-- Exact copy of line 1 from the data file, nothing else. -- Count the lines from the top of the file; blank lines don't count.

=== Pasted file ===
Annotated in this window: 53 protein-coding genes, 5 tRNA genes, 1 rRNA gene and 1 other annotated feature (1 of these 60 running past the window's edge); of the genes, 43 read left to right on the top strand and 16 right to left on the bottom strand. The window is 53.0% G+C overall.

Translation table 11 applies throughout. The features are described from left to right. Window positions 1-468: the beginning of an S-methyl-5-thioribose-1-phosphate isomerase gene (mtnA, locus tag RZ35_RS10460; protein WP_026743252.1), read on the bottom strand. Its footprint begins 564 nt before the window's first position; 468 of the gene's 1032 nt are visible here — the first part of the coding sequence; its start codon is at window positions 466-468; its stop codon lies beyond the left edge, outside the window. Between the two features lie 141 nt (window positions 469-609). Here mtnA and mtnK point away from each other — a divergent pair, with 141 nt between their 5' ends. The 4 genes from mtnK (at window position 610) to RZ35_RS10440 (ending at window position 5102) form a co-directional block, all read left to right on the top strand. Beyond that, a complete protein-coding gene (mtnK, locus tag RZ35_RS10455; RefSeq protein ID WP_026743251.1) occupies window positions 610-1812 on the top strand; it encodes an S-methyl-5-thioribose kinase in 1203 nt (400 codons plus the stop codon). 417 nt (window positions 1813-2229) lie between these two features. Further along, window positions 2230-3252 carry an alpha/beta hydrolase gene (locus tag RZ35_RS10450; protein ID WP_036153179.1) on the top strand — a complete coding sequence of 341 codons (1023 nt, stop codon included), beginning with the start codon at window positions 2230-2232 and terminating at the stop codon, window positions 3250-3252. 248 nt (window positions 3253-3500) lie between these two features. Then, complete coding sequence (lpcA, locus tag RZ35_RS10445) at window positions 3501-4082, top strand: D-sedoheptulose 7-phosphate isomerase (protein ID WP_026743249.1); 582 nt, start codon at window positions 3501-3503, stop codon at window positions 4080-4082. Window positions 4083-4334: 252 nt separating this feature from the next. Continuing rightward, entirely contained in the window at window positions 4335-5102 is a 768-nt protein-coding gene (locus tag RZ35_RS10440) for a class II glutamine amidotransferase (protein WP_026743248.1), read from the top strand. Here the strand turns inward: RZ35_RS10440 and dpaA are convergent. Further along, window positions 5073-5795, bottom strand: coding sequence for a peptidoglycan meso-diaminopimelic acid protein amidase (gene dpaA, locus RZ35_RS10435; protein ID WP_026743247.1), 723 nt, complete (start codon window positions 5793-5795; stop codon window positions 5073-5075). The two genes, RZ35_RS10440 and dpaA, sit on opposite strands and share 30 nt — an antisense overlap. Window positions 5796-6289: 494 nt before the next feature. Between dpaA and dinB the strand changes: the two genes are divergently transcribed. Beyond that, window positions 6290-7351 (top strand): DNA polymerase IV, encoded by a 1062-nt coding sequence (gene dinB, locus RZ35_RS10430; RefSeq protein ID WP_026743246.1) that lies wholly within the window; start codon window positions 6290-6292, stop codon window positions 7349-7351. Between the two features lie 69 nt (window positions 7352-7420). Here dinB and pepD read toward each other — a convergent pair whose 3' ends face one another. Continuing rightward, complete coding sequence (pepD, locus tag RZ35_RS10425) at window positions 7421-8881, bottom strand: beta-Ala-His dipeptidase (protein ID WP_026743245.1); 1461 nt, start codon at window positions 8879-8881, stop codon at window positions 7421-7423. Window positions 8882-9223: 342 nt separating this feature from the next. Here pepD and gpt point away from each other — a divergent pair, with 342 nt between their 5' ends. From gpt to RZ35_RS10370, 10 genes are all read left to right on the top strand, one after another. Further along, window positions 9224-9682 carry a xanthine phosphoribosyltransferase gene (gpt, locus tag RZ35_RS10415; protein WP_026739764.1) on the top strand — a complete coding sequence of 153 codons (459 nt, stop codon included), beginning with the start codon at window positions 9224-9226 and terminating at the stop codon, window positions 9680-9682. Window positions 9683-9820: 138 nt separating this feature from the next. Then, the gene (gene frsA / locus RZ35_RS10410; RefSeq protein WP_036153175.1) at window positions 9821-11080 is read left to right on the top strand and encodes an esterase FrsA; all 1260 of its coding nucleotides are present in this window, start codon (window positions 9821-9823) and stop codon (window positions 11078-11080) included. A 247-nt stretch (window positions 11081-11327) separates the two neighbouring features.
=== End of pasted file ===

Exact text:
Annotated in this window: 53 protein-coding genes, 5 tRNA genes, 1 rRNA gene and 1 other annotated feature (1 of these 60 running past the window's edge); of the genes, 43 read left to right on the top strand and 16 right to left on the bottom strand. The window is 53.0% G+C overall.